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Is Your Migraine Treatment Working?

With a battalion of drugs to cut migraine frequency, are you making progress in your migraine treatment?

Migraine Treatment: Your Game Plan continued...

In battling frequent migraines, Goldstein believes in bringing all migraine drugs to the table -- not just preventive medications. That includes:

  • Pain relievers
  • Anti-inflammatory drugs
  • Anti-nausea drugs
  • "Migraine-stopping" drugs
  • Certain supplements (feverfew, magnesium, and vitamin B-2 – may help curb migraines)

There is some evidence that even Botox can cut migraine frequency.

"The headache sufferer should have everything available to them to treat the headache effectively," Goldstein tells WebMD. "We have to weigh the benefits against the side effects of each drug. Also, does the patient want to take a medication on a daily basis?"

In deciding the strategy, "the question becomes, do we want to prevent migraines altogether -- if that's possible -- or do we aim toward treating each headache individually?" says Goldstein. "For most folks, it may be a combination of both."

For example, many women have menstrual migraines, says Goldstein. He says these women may need a daily preventive medication to control chronic migraine problem, plus another drug -- like an anti-inflammatory or migraine stopper -- to halt a menstrual migraine when it starts.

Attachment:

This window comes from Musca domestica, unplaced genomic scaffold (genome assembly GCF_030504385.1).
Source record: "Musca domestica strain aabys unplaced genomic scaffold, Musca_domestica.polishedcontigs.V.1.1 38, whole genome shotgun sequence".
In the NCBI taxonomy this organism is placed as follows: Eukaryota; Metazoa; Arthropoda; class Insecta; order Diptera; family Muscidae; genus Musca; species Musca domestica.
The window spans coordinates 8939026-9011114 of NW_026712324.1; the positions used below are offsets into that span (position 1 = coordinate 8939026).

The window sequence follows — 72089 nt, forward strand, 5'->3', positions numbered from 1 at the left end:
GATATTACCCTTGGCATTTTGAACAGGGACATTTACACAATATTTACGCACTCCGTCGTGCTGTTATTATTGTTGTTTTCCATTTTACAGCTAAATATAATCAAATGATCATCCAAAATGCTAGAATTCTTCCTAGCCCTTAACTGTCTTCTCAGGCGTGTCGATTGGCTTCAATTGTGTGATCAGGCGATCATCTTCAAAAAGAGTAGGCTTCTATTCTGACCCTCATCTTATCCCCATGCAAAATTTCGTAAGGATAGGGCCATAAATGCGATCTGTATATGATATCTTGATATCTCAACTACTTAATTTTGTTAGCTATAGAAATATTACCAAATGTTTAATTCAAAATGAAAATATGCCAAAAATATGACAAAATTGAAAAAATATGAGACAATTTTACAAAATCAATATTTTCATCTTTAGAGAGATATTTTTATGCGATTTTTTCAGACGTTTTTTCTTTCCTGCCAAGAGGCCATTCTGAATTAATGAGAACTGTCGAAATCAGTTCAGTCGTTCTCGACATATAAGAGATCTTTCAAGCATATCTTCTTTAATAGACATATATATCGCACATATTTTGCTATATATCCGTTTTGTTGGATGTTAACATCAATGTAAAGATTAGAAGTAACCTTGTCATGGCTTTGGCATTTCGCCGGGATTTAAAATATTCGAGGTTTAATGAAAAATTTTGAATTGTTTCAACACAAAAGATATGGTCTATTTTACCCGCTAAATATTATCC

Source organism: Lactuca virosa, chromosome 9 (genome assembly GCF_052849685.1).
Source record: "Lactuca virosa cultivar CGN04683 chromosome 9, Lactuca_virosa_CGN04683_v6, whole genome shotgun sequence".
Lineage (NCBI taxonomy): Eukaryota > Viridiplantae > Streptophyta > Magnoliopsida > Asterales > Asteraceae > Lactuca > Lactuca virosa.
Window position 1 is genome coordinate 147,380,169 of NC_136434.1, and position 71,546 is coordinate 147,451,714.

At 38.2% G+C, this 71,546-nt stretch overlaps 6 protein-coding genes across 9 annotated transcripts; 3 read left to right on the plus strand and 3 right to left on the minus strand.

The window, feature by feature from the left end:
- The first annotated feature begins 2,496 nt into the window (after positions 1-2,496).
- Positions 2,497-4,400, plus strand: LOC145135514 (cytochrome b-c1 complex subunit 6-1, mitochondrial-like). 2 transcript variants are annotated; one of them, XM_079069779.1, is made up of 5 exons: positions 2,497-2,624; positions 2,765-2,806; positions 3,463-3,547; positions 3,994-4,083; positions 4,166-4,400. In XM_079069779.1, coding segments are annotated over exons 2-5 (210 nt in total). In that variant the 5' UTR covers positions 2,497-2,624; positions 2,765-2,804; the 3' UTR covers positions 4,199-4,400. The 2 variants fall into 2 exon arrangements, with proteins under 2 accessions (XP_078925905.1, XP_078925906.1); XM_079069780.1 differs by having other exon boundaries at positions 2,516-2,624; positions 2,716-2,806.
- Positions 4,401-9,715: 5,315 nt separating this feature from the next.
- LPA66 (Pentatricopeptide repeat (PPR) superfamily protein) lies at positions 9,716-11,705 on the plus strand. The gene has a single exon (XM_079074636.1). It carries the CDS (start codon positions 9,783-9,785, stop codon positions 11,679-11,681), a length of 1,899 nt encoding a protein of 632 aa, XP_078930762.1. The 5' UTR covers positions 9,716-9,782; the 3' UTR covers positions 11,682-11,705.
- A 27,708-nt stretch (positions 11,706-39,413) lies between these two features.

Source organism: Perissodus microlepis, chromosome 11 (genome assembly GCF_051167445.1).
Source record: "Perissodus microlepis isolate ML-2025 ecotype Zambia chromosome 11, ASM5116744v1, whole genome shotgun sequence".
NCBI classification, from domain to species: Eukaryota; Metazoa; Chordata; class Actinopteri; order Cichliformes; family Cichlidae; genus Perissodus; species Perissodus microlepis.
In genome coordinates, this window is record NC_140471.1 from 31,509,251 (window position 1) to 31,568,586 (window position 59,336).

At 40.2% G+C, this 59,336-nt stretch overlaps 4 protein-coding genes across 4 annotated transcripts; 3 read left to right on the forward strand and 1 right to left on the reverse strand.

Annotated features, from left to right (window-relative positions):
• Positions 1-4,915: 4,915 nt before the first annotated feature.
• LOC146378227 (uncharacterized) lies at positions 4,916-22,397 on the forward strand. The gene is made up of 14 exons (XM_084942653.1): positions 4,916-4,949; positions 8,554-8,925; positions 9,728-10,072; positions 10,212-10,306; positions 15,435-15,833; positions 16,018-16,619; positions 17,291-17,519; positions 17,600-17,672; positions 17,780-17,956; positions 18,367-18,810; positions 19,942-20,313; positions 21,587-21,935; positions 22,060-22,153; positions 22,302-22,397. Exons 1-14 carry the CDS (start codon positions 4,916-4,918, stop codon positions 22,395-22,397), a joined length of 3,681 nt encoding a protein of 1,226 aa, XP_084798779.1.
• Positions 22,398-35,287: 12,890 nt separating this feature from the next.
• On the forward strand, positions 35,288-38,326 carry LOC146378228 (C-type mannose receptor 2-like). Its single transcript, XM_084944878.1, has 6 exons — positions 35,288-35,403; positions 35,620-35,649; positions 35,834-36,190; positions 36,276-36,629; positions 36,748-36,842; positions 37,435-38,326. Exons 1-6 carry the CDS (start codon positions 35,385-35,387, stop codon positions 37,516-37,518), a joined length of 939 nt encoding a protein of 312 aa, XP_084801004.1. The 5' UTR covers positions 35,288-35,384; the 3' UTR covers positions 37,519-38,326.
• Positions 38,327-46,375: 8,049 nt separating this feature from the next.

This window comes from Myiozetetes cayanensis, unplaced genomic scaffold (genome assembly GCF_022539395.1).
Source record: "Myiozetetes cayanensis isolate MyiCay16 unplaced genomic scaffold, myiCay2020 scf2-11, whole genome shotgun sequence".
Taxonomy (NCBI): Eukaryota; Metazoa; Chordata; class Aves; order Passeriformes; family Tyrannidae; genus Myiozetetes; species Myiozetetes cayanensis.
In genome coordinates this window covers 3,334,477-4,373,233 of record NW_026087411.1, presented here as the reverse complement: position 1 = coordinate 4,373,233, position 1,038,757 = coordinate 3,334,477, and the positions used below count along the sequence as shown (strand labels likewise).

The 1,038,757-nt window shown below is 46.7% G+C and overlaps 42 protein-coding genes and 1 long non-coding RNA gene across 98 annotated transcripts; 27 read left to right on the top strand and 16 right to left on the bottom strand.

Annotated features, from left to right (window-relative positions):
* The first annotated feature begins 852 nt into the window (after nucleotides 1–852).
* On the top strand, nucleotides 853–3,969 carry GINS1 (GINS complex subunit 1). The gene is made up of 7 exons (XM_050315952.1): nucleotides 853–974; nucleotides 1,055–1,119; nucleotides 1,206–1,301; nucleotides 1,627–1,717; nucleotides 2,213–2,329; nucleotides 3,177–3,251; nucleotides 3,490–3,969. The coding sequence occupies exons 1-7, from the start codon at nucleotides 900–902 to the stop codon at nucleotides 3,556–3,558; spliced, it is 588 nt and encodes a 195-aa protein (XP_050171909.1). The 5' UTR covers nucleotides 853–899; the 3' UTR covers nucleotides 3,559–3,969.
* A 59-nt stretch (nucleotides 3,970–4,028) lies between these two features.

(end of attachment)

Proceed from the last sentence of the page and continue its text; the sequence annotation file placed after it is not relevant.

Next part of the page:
Stopping the headache is what matters most, Goldstein says. "My personal feeling is that if a patient can stop a headache within 15 or 20 minutes, it doesn't matter how many headaches they actually have. After all, there are people who have only a few migraines a month, but those migraines last three days."

Taking Control of Your Migraine Treatment

The process of finding the right drugs and dosages takes time, explains Nissan. "It's not an exact science. There's no cookbook approach. There are no absolutes. And there are a lot of options. Some patients respond to multiple drugs; some respond to only a few."

A headache specialist will start with one drug, keep the initial dosage low, and gradually increase it or change medications. The patient keeps a headache diary to track the treatment's effectiveness and side effects.

Typically, patients take a drug for two to three months to test the effect, Nissan says. How do you know you're on the right track?

"Often, the goal is to drop down to one or two headaches a month," he tells WebMD. "We can achieve that with many patients. With others, we will achieve some reduction -- but we might not get 50%."

Once migraine frequency is under control, it may be possible to taper off preventive medication, Nissan notes. "Patients have to be very stable, with little or no headache," he says. Once they are stable they can transition to using a migraine stopper medication for the occasional migraine, adds Nissan. Unfortunately, a lot of people don't fall into that category.

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